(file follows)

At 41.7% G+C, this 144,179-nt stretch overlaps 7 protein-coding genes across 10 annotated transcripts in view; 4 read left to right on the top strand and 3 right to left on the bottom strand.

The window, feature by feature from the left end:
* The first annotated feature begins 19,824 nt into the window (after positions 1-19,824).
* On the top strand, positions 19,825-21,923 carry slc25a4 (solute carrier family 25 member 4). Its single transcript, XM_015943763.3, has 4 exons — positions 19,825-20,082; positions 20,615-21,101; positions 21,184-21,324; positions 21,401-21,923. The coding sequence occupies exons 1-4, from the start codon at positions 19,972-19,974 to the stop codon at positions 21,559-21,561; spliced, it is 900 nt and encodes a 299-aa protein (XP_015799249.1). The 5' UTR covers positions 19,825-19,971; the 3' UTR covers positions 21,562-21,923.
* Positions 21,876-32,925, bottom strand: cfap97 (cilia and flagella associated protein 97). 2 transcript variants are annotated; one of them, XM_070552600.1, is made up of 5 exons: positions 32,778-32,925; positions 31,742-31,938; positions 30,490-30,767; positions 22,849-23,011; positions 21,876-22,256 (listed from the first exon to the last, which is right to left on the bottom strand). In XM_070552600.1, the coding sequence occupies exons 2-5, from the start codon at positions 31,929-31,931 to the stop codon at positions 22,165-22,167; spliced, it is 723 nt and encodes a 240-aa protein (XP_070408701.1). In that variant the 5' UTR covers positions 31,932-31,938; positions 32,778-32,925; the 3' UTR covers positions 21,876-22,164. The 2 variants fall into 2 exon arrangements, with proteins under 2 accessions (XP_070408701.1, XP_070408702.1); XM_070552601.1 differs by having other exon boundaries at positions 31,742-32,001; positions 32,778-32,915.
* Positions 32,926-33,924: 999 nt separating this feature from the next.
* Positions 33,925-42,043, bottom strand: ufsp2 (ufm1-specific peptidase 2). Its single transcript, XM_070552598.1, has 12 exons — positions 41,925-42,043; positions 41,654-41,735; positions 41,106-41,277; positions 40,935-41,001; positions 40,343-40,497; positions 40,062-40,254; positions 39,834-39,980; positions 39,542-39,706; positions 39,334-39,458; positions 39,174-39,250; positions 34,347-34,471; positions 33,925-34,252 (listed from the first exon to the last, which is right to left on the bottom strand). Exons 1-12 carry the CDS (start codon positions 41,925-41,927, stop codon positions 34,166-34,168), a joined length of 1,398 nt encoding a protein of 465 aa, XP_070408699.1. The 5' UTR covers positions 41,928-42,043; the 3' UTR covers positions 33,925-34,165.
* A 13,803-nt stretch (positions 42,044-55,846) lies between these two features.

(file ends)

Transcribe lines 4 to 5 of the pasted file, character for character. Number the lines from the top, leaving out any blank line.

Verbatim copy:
* On the top strand, positions 19,825-21,923 carry slc25a4 (solute carrier family 25 member 4). Its single transcript, XM_015943763.3, has 4 exons — positions 19,825-20,082; positions 20,615-21,101; positions 21,184-21,324; positions 21,401-21,923. The coding sequence occupies exons 1-4, from the start codon at positions 19,972-19,974 to the stop codon at positions 21,559-21,561; spliced, it is 900 nt and encodes a 299-aa protein (XP_015799249.1). The 5' UTR covers positions 19,825-19,971; the 3' UTR covers positions 21,562-21,923.
* Positions 21,876-32,925, bottom strand: cfap97 (cilia and flagella associated protein 97). 2 transcript variants are annotated; one of them, XM_070552600.1, is made up of 5 exons: positions 32,778-32,925; positions 31,742-31,938; positions 30,490-30,767; positions 22,849-23,011; positions 21,876-22,256 (listed from the first exon to the last, which is right to left on the bottom strand). In XM_070552600.1, the coding sequence occupies exons 2-5, from the start codon at positions 31,929-31,931 to the stop codon at positions 22,165-22,167; spliced, it is 723 nt and encodes a 240-aa protein (XP_070408701.1). In that variant the 5' UTR covers positions 31,932-31,938; positions 32,778-32,925; the 3' UTR covers positions 21,876-22,164. The 2 variants fall into 2 exon arrangements, with proteins under 2 accessions (XP_070408701.1, XP_070408702.1); XM_070552601.1 differs by having other exon boundaries at positions 31,742-32,001; positions 32,778-32,915.